Six o'clock already I was just in the middle of a dreamI was nominating Alito by a crystal blue Italian streamBut I can't be late 'cause then I guess pundits won't get paidThese are the days when you wish the pick was already made.It's just another manic Monday (oh-woe)I wish it was Sunday (oh-woe)'Cause that's my Funday (oh-woe)My I don't have to runday (oh)It's just another manic Monday.Should I make another early pick, and have it out again by nine?That seemed so clever before, but it didn't quite work out last time'Cause it takes me so long just to figure out who I'm gonna nameBlame it on the bloggers as I try to beat them at their game.
Jumping on the Alito bandwagon
If you can believe the media and the blogosphere, President Bush on Monday will nominate Sam Alito for the Supreme Court. So suggests this American Spectator post and Erick and others at confirmthem. But because we have had surprises with the last two nominations, who knows what Monday will bring.
Notably, Larry Ribstein at Ideoblog and Dave Hoffman at Concurring Opinions are already giving Alito's business law opinions the once-over. In contrast to the Miers and even the Roberts dynamic, the nomination of Judge Alito (or other long-time judges like Luttig or Brown or Jones) will provide a huge corpus of opinions to examine. (Larry's post indicates his Westlaw search brought up 243 Alito majority opinions, by a Lexis search returned 705 cases when I ran "opinionby (alito)" in the Third Circuit database.)
What particularly excites me about Alito is that, as first discussed here, his nomination should put a spotlight on criminal law issues because his pre-judicial career was as a criminal lawyer — with six years in the US Attorney's Office in New Jersey and six years in the Justice Department. Notably, tonight Mike in this potent post at Crime & Federalism effectively spotlights "Why the Supreme Court Needs a Criminal Lawyer"; I have been harping on this topic (see here and here and here) for quite some time.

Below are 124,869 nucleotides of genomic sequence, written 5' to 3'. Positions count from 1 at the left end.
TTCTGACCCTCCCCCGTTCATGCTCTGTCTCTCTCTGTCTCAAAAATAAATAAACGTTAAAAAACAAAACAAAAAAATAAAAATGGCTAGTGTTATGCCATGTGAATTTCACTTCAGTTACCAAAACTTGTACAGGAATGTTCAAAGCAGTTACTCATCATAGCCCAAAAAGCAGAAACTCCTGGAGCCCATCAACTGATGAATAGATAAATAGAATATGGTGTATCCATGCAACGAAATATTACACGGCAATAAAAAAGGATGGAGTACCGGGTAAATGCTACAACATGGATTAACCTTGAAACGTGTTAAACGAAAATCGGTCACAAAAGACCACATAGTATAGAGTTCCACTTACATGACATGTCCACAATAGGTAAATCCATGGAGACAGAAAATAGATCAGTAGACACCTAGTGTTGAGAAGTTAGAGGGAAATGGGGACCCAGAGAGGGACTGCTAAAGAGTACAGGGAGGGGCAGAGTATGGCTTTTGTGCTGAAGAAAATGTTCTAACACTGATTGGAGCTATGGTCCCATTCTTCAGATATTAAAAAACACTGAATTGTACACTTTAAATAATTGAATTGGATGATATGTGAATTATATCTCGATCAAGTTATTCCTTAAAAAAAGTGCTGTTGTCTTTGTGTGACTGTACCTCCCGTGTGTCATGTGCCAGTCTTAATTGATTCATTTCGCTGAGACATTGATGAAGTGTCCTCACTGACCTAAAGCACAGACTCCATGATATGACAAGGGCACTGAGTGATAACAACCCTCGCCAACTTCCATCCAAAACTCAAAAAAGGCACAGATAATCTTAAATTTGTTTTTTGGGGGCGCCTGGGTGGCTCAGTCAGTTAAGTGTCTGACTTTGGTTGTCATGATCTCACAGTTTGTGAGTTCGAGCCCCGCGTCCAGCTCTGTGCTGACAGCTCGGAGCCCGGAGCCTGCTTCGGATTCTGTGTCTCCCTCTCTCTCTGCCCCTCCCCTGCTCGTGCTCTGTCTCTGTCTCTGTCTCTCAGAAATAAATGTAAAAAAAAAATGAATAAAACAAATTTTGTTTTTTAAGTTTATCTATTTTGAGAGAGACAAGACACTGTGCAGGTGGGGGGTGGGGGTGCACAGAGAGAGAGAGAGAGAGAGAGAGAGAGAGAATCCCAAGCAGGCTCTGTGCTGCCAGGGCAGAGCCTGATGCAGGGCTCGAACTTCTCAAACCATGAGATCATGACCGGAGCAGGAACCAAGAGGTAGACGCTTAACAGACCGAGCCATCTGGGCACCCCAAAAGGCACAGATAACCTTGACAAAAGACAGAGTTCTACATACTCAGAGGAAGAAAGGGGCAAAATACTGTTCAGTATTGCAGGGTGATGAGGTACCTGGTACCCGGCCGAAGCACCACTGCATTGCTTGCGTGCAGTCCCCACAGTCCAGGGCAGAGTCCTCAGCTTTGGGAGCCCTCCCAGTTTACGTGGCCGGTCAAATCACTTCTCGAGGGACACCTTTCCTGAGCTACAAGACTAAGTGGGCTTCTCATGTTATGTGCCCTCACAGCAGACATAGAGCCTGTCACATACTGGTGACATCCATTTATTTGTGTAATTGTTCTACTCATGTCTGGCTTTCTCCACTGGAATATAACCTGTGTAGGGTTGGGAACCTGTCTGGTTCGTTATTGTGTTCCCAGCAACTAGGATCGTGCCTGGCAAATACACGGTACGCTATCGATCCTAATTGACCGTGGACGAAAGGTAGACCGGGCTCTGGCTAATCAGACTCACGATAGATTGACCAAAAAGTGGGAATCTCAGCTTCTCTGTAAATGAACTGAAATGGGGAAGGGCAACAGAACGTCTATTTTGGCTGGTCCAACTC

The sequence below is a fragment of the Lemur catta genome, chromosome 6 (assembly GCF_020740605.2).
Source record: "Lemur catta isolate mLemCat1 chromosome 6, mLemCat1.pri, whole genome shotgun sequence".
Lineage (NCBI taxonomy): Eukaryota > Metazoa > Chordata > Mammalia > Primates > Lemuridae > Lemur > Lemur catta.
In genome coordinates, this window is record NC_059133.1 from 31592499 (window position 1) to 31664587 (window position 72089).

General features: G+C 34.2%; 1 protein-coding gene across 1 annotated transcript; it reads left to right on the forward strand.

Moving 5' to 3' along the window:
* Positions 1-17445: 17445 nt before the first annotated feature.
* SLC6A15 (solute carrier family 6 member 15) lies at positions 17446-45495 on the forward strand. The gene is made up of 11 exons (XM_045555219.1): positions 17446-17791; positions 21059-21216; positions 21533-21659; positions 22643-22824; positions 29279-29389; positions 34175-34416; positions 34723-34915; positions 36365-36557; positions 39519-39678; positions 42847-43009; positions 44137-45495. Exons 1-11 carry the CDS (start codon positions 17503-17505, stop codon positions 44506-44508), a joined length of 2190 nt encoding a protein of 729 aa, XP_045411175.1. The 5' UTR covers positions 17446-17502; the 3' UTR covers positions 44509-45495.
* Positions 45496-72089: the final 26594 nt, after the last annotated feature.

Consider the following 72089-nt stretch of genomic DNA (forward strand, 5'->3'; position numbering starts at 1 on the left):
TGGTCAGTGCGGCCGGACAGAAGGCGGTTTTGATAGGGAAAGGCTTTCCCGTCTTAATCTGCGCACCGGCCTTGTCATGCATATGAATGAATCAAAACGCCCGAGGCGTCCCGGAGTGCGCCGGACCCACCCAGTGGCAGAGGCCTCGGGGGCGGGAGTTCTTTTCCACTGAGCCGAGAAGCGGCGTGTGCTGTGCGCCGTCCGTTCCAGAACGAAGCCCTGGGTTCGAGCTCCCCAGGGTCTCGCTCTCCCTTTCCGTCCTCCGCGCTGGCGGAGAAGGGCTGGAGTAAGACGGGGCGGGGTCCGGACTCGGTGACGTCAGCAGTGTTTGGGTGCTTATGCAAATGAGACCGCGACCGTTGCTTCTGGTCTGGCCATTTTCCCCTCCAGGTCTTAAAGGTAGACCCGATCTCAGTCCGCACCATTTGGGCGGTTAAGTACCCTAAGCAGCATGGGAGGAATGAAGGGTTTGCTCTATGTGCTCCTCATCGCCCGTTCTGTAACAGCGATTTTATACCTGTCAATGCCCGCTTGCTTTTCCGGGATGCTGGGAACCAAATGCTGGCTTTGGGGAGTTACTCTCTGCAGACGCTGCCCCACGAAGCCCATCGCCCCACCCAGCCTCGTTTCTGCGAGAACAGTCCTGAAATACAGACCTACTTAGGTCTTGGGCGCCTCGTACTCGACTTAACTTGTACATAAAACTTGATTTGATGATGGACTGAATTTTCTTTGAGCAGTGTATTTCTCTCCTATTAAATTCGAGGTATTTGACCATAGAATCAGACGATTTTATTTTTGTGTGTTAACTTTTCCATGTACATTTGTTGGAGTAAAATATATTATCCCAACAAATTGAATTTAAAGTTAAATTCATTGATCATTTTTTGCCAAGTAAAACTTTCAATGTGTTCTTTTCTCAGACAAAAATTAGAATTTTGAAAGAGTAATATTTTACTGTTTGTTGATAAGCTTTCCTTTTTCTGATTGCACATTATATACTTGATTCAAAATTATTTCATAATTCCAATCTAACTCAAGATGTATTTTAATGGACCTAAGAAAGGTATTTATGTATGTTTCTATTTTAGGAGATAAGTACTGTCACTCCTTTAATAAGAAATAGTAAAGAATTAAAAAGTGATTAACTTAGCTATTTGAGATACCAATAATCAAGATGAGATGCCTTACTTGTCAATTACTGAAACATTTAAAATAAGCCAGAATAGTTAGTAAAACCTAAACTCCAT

Further proof of Alito's criminal justice roots comes from his few academic writings. An on-line search reveals three pieces: Change in Continuity at the Office of Legal Counsel, 15 Cardozo L. Rev. 507 (1993), Reviewing the Sentencing Commission's 1991 Annual Report, 5 Fed. Sent'g Rep. 166 (1992), and Documents and the Privilege Against Self-Incrimination, 48 U. Pitt. L. Rev. 27 (1986). Obviously, two of these pieces are focused directly on criminal law topics and one — be still my heart — is about sentencing and appears in my beloved Federal Sentencing Reporter.
I wonder what Judge Alito thinks about Blakely and Booker (and Harris and Almendarez-Torres and Neder and Sullivan and ...).
Still more on Libby's plea and sentencing dynamics
Assessments of what's next for Lewis Libby in the CIA leak case following his indictment Friday continue to spotlight the interplay of politics and pleas and sentencing. This New York Times story notes that in the White House "there is speculation about whether Mr. Libby, facing the possibility of significant prison time if convicted, may decide that even his loyalty to the Bush-Cheney team has its limits," and explains that the "speculation posits that Mr. Libby may seek a plea bargain that could win him leniency and perhaps limit or sidestep jail time."
Meanwhile, Ellen Podgor here at White Collar Crime Prof Blog astutely notes that "Libby, a lawyer, has more to lose with a plea if the plea implicates his law license." She also wonders, "will Prosecutor Fitzgerald offer a plea, and will it be a reasonable one? If he does offer a plea will it be dependent upon Libby testifying against others?"
Finally, this Newday column sets forth intriguing guideline ranges in the Libby case, stating that, under "the federal sentencing guidelines, ... [if Libby] goes to trial and loses, 97 to 121 months is a realistic figure, 21 to 27 months if he takes a guilty plea before trial in some kind of point-his-fingers-at-others deal." Notably, experienced former US probation officer Fran Bowman in these comments to a prior post, came up with much different numbers in her Libby calculations. So much for the guidelines creating sentencing certainty.